Editorial: Compromise on Indiana RFRA law leads to slippery slope for religious freedom

The state of Indiana has been in an uproar lately, following Gov. Mike Pence’s signing of the Religious Freedom Restoration Act. The law states that the government cannot “substantially burden a person’s exercise of religion,” and has drawn significant backlash from those who believe the law provides grounds for discrimination against homosexuals on the basis of religion.

Gov. Pence and other initial supporters of Indiana’s RFRA have been lambasted by critics, and the state has been slapped with travel bans, boycotts of its businesses and even a sarcastic commercial stating that Indiana is a “great place to be a bigot.”

But those who called for the law’s overhaul aren’t telling the whole story. The Indiana law was nearly identical to the federal Religious Freedom Restoration Act passed by overwhelming majorities in both houses of Congress in 1993. In fact, Indiana is one of 20 states to have passed a similar law since the federal act was passed.

Nevertheless, on April 2, the law was amended to include language clarifying that it did not in any way protect discrimination based on sexual orientation. The problem with this is that, while the original legislation did not necessarily protect discrimination, its revision may allow the government to force Christians to tacitly support ceremonies and lifestyles that go against their faith.

The popular idea that RFRA gives Christians license for discrimination is a gross misinterpretation of the act. As written, the law doesn’t protect discrimination, and it shouldn’t. Rather, it protects Christians from being forced to endorse lifestyles that are contrary to their beliefs.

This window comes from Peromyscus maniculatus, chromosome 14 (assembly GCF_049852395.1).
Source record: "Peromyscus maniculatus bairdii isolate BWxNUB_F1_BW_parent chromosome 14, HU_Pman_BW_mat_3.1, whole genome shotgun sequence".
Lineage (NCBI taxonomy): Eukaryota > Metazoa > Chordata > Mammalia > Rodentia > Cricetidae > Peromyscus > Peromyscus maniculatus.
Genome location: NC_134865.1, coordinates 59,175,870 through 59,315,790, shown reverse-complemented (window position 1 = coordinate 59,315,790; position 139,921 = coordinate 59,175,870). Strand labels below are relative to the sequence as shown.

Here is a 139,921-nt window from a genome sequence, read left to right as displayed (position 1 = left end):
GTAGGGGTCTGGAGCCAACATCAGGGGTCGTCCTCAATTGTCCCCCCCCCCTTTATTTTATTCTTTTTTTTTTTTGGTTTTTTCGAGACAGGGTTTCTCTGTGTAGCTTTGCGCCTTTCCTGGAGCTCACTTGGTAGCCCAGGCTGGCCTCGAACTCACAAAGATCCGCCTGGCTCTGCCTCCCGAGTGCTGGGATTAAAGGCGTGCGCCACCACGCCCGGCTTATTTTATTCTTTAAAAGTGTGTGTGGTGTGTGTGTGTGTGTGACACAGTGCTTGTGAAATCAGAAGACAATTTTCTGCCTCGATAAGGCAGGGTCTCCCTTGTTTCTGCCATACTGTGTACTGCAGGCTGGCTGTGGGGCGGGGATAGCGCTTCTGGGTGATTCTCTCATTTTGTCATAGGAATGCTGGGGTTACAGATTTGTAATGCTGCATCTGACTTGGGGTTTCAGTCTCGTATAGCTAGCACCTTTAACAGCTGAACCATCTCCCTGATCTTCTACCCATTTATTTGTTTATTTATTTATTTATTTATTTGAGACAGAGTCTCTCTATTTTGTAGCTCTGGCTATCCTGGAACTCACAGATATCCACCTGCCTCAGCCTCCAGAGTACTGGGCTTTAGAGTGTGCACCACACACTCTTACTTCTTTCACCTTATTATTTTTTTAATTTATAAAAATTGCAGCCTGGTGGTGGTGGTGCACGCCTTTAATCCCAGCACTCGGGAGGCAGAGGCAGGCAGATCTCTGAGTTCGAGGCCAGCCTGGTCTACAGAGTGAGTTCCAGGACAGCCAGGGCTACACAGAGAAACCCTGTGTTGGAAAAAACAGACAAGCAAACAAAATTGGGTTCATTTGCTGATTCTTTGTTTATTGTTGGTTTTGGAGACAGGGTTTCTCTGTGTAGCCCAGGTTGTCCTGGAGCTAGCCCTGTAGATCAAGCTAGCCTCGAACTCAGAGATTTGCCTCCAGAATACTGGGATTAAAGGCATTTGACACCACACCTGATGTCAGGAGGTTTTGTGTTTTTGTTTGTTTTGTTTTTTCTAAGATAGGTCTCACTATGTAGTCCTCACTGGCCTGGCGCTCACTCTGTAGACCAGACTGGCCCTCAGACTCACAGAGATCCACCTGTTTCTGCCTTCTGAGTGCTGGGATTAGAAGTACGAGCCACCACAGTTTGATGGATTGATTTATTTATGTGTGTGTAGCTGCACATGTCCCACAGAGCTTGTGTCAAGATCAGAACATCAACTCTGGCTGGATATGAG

Christian radio talk show host Janet Parshall put it this way: “If someone who dealt with same-sex attraction walked into a photographer and said, ‘Would you take my picture?’ I don’t think the photographer would ever stop and say, ‘Wait, first fill out this form and tell me your sexual orientation.’ That is the farthest thing on their mind. That is the last thing they would want to do.”

But, Parshall continued, if the individual asked the Christian photographer to photograph his or her homosexual wedding, the individual would be asking the photographer to participate in, and in that way, support the ceremony. And that’s where the problem lies, Parshall said.

The new language added to Indiana’s RFRA takes another step down the slippery slope toward religious suppression. It strips Christians of the very protection the law was originally designed to give and leaves them little to no defense in court when faced with discrimination lawsuits.

So what is our course of action in such bleak circumstances?

In a society that seems determined to destroy our religious liberty, we must be equally determined to preserve it. To those who accuse us of discrimination, bigotry and hate, we must show the grace, mercy and love of Christ. We must be firm in our stand for Christ, yet do so in a way that will attract the lost to Him.